Himalayan Balsam: Why this ‘pretty’ plant is such a problem?

What is Himalayan Balsam?

Himalayan Balsam was introduced to this country in 1839 as a greenhouse plant.  However, it found its way to waterside situations, such as riverbanks, the banks of streams and, importantly for us, Saintbridge Pond.

Its botanical name is ‘Impatiens glandulifera’.  ‘Impatiens’ means ‘impatient’ and refers to the plant’s method of seed dispersal.  Gardeners amongst you may recognise ‘Impatiens’ as being part of the botanical name of the Busy Lizzie, to which Himalayan Balsam is related.  The second part of the botanical name means ‘bearing glands’.

Himalayan balsam has many common names, some relating to the hat-shaped flower: policeman’s helmet; Gnome’s hatstand.  The names Himalayan Balsam and Kiss-me-on-the-Mountain came into being because the plant is from the Himalayan Mountains.

Why is it such a nuisance?

This attractive weed is a problem for a number of reasons: it grows quickly and shades other plants, so depriving them of light and killing them off. It produces a large amount of pollen over a lengthy season and because it is attractive to pollinating insects, it reduces pollination opportunities for other plants.  The nectar is very sweet and can outcompete that of other plant species.  The plant’s stem is fleshy, which means that it is not frost-proof, so Himalayan balsam dies off in the winter, leading to soil erosion.  The shallow roots of the plant also contribute to the erosion of soil.

How can it be identified? 

If you want to spot Himalayan balsam, be aware that it can grow 2 to 3 metres tall (6 to 10 feet).  It is an annual and from June to October will have purply-pink flowers.  The stems of the plant are a reddish colour.  The leaves are in threes or are opposite and are edged with small red teeth.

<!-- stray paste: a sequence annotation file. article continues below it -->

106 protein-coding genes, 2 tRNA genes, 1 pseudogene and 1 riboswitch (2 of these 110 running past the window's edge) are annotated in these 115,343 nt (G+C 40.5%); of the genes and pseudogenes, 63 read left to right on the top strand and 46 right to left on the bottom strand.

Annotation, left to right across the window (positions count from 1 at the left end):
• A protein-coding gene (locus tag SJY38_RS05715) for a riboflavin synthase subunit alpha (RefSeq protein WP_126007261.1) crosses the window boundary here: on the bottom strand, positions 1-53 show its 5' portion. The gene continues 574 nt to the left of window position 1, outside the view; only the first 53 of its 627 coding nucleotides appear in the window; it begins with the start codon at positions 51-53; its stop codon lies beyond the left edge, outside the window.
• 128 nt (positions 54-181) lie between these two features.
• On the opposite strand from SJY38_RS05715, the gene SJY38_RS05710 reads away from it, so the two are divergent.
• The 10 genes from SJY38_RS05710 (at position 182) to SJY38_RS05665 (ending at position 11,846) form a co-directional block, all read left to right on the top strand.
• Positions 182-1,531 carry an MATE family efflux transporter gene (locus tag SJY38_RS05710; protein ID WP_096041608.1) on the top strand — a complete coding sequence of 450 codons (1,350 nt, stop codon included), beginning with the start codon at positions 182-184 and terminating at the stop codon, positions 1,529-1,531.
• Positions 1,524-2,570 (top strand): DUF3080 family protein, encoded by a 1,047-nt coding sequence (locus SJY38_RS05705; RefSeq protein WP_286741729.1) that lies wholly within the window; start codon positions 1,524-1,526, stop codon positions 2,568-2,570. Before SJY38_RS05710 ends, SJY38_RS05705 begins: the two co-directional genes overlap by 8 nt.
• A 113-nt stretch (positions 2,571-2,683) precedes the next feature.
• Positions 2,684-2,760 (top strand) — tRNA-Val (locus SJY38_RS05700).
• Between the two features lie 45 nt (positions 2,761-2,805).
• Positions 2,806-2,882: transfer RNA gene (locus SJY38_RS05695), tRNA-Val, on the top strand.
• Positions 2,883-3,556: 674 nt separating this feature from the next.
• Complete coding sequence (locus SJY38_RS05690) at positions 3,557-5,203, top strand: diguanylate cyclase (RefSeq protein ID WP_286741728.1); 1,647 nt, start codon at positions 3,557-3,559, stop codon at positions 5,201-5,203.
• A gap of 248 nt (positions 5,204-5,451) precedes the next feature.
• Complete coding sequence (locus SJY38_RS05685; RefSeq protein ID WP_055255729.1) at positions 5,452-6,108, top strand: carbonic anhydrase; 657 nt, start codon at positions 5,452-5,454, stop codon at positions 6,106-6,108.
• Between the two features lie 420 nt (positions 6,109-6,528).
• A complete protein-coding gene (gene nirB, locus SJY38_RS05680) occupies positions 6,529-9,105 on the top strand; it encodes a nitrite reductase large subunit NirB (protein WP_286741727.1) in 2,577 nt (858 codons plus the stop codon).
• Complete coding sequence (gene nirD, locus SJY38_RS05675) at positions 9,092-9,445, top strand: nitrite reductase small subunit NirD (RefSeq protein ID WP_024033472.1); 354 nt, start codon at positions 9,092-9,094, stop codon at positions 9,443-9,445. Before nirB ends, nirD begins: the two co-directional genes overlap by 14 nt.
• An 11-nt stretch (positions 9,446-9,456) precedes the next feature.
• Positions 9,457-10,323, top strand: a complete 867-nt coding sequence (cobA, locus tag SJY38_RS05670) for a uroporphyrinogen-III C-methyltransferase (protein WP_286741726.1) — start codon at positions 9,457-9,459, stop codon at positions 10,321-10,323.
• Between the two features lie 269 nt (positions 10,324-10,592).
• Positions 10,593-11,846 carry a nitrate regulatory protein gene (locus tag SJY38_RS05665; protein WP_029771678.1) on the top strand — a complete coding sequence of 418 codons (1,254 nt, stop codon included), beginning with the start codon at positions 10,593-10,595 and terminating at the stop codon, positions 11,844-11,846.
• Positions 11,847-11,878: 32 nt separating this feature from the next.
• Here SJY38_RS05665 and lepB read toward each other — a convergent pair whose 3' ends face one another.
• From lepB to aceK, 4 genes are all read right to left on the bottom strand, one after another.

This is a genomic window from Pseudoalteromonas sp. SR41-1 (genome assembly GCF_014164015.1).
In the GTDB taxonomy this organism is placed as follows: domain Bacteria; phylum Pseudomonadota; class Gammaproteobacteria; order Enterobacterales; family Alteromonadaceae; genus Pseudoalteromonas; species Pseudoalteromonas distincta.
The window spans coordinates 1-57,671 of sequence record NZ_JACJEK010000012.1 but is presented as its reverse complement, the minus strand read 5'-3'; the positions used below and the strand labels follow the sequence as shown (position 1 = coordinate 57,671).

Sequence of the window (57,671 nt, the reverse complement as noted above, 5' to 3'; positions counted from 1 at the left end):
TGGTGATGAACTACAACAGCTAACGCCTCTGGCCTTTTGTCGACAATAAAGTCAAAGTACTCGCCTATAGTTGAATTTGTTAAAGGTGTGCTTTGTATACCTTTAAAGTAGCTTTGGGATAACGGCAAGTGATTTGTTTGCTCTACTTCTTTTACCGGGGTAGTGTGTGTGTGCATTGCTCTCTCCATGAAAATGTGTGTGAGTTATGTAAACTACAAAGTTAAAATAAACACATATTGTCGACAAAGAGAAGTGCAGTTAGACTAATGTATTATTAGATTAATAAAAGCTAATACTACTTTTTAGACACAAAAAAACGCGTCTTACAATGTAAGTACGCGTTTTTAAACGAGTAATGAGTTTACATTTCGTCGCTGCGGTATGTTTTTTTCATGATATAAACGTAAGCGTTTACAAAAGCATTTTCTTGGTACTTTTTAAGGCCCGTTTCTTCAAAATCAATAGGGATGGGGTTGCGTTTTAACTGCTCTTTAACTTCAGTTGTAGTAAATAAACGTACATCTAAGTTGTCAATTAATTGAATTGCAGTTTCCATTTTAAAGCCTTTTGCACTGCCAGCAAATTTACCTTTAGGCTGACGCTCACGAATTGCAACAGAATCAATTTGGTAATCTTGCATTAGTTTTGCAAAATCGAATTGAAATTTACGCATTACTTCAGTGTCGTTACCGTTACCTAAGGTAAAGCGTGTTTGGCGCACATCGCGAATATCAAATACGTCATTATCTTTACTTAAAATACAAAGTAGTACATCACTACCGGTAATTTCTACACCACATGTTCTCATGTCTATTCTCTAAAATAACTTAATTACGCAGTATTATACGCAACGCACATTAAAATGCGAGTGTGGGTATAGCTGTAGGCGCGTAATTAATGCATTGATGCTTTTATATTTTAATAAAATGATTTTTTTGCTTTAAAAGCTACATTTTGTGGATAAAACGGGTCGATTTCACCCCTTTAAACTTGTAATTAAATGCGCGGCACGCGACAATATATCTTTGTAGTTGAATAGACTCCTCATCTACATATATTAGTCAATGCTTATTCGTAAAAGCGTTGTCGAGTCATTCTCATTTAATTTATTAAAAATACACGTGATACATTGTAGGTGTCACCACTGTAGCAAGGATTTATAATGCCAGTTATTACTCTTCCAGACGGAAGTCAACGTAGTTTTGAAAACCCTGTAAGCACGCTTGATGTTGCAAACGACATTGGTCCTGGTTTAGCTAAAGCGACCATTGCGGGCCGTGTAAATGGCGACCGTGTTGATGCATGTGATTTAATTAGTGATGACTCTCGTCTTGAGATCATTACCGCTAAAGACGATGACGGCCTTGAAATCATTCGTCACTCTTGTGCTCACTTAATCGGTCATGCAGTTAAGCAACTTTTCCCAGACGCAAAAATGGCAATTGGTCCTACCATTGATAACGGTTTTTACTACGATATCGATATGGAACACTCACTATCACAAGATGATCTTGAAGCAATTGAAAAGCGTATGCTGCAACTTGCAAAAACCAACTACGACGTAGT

How does it spread? 

According to the website of the Royal Horticultural Society (RHS), rhs.org.uk, each plant produces as many as 800 seeds and disperses them over a wide area in an explosive way when the seed pods burst.  Seeds can be sent up to 7 metres (22 feet) from the parent plant, then transported further by any watercourses in which they land.  There are differing reports online of how long the seeds can remain viable: suggested survival times range from one to three years

How should we deal with Himalayan Balsam? 

Some conservation groups – including FOSP – have ‘balsam bashing’ events to destroy this invasive weed.  Removing Himalayan Balsam before it flowers is the most appropriate method of destruction, according to the RHS website.  Pull it up – it only has shallow roots – or cut it down.  On the other hand, if you are not confident about your weed-identification skills, you may prefer to see the flowers to be sure that you have the right suspect.  The website of the charity Plantlife, plantlife.org.uk, advises composting the weed or, if there are seeds present, burning it.  Plantlife also notes that if Himalayan balsam is not allowed to set seed, it will eventually die out.



Download Article >> What is Himalayan Balsam

Other interesting information from an article in The Telegraph Newspaper, June 2017


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